Dealing with Bullying: A Guide for Parents

Share This


bullying, corercion, school yard, student, kids, rumor mill, intimidation
Bullying is a behavior that seeks to harm, intimidate, or coerce someone perceived as vulnerable. It can include actions such as making threats, spreading rumors, attacking someone physically or verbally, and excluding someone from a group on purpose.

Bullying is more than a buzzword. It’s a serious, growing problem in schools across the country.

According to one report, as many as 28% of students in the US have experienced bullying at school.

What is bullying?

Bullying is unwanted, aggressive behavior that involves a real or perceived power imbalance.

This behavior is repeated and has potential to become worse over time. It can take place in person or online. Online bullying is known as cyberbullying.

Bullying and cyberbullying can include making threats, spreading rumors, physical or verbal attacks, and excluding someone from a group intentionally.

Bullying also includes bystander bullying, which is people watching and doing nothing to stop it.

What should parents look for?

If parents are concerned their kids are being bullied, they should look for these signs:

  • Change in behavior and mood
  • Anxiety
  • Change in eating, sleeping, or hobbies
  • Irritability
  • Refusal to go to school or avoiding certain situations

What can parents do?

Talking to your kids about bullying is an important first step.

Discussing and defining bullying with your kids can help them understand the behavior when they see it.

“The more students understand bullying and how it affects themselves and others, the more they will be able to deal with it,” says Suzanne Silverstein, founding director of the Cedars-Sinai Share & Care program.


Read: Art Therapy Helps Children Cope with Trauma


The most important role for parents is to create a trusting environment where children feel safe expressing themselves and telling parents if they are bullied or observe bullying.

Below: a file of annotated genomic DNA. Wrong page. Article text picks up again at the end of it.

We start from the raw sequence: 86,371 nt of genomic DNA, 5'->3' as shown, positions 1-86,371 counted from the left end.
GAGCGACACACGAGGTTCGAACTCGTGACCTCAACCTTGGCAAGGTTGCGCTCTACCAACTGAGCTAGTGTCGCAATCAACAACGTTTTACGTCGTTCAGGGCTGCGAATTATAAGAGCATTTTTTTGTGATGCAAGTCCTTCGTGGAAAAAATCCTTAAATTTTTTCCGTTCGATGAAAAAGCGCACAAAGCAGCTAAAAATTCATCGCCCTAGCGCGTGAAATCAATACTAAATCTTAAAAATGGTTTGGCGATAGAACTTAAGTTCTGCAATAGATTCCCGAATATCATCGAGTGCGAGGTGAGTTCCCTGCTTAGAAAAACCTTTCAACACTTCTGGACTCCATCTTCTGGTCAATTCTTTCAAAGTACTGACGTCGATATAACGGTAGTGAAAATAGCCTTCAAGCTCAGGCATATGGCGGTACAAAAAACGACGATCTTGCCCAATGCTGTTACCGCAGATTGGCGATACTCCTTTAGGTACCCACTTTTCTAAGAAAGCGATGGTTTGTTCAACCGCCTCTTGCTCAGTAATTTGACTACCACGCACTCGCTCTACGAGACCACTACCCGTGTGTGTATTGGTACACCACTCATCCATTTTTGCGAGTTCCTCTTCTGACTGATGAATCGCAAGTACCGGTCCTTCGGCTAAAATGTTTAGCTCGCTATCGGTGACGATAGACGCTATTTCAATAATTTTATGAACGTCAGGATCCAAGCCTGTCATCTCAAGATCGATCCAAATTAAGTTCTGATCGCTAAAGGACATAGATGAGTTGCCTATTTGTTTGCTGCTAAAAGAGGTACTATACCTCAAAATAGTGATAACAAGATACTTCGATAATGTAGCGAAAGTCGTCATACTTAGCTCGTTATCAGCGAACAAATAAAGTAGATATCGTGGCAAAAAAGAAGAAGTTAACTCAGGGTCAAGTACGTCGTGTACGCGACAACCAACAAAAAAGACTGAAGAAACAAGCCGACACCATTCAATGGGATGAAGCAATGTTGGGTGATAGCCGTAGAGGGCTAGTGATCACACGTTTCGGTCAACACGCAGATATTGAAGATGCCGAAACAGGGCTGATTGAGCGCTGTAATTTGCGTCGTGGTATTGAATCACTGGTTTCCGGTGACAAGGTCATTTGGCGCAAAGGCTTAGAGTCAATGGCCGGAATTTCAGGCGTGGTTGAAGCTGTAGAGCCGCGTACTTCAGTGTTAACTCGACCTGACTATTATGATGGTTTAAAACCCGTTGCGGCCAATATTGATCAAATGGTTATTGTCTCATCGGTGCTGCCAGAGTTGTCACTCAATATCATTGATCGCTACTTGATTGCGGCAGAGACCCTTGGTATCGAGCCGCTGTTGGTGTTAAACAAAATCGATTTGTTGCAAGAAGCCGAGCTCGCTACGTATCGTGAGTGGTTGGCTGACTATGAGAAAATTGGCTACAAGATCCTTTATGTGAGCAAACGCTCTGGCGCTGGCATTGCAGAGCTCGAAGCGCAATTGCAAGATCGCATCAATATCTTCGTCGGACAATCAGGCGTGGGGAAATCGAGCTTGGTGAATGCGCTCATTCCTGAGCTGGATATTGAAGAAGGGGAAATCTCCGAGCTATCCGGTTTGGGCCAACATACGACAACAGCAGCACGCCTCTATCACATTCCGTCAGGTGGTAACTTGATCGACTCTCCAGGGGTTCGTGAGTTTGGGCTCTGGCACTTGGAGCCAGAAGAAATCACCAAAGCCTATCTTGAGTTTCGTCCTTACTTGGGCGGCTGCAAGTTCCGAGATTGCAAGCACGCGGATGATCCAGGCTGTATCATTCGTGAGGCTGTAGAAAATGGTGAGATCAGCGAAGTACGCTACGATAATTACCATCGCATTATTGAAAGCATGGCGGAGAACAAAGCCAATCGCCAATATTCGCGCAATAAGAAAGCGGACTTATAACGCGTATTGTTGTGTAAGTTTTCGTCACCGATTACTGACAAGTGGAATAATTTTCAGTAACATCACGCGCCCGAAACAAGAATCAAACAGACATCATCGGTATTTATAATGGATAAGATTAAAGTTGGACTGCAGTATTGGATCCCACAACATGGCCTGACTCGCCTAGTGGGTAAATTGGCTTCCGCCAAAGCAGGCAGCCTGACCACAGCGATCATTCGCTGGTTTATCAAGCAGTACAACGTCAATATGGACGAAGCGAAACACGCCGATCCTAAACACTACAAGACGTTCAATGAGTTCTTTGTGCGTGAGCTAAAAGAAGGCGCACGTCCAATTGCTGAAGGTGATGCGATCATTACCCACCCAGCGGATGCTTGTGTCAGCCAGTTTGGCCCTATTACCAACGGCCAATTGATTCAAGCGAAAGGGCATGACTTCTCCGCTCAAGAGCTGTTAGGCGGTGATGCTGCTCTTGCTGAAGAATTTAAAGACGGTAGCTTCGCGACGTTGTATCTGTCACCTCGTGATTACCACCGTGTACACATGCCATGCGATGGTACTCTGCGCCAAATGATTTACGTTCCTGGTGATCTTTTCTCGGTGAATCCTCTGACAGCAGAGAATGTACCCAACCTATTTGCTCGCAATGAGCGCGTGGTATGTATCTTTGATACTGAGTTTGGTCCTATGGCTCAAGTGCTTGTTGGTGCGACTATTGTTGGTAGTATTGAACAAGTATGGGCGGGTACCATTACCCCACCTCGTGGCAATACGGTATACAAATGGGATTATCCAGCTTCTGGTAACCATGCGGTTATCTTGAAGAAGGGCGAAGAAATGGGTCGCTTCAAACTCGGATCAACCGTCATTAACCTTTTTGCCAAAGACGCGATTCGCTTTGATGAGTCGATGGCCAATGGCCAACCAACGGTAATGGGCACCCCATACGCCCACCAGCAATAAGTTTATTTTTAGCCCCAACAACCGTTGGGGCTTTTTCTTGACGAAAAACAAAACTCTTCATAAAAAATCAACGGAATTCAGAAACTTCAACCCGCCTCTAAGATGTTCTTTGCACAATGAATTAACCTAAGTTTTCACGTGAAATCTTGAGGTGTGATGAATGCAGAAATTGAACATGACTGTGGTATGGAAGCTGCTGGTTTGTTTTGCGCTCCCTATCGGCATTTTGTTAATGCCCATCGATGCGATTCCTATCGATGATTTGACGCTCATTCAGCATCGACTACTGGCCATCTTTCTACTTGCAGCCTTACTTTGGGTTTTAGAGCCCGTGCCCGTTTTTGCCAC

Encouraging open conversations can help your child to feel comfortable talking to you about their feelings. Casual conversation at dinner or during school drop-off/pickup is a perfect time to check in with your kids and talk about what’s going on in their lives.

It’s also helpful to create a plan for how to deal with bullying when they encounter it or see it.


In the Newsroom: Coping and Healing After Violence Invades A Community


Learning how to respond to bullying

You can teach your kids to respond in the following ways:

  • Look at the bully and firmly tell them to stop in a calm, clear voice
  • If in danger, walk away immediately and find an adult
  • Talk to a trusted adult
  • Speak up and don’t be a silent witness to bullying

Parents can use these tactics to help combat bullying:

  • Get involved in the school community by talking to parents, staff, and administrators to find out how you can help create a bully-free environment at school
  • Foster self-esteem in your child
  • Listen to your child and encourage open dialogue
  • Offer positive reinforcement and praise for positive behavior

For more information, read: Dealing With Bullies, a Cedars-Sinai Resource Guide [PDF].

bullying, facts, Cedars-Sinai, cyberbullying

Share and Care is just one of the ways Cedars-Sinai is working toward a healthier Los Angeles. Learn more about our community benefit programs.

Share This